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Paternal smoking pre-conception linked to higher asthma risk in offspring
Men who smoke before becoming fathers were more likely to have children with asthma than their nonsmoking counterparts, according to a Norwegian study presented at the European Respiratory Society meeting. Researchers found that the odds of developing childhood asthma increased the longer the father smoked. HealthDay News (9/8)
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Pharmaceutical News
Study finds widespread overmedication for dementia
Many patients with advanced dementia regularly receive drugs that are unproven to treat the disease or provide comfort and that often have unpleasant side effects, a study published JAMA Internal Medicine found. The average cost for a 90-day regimen of drugs with "questionable benefit" accounts for about 35% of the patients' prescription drug spending, or about $272 per month. A cholinesterase inhibitor and memantine were the most commonly prescribed drugs that the researchers said are of questionable benefit for patients with advanced dementia. Bloomberg (9/8), The New York Times (tiered subscription model)/The New Old Age blog (9/9)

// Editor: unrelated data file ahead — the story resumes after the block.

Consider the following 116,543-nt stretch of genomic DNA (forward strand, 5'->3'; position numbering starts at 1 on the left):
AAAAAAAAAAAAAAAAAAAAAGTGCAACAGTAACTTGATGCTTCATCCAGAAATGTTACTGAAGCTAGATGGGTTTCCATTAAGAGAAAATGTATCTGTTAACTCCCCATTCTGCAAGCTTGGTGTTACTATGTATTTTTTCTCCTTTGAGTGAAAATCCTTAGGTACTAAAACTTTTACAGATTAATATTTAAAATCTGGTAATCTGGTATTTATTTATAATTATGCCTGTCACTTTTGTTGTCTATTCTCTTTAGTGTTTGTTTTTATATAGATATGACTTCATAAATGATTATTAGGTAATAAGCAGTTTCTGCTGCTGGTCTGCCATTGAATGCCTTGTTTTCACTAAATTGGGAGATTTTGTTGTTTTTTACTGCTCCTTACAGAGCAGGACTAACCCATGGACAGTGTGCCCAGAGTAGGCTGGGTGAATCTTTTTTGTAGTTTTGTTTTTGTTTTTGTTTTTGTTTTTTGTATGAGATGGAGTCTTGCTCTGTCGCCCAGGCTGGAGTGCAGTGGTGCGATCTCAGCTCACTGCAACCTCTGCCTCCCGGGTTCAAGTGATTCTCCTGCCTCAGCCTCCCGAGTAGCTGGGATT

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Statins may protect against diabetes-related nerve, retina damage
Diabetes patients who took statins had lower odds of developing diabetes-related nerve and retinal damage compared with nonusers, according to a study of data involving more than 60,000 patients in Denmark. Statin use was also associated with reduced risk of gangrene, researchers reported in The Lancet Diabetes & Endocrinology. HealthDay News (9/10)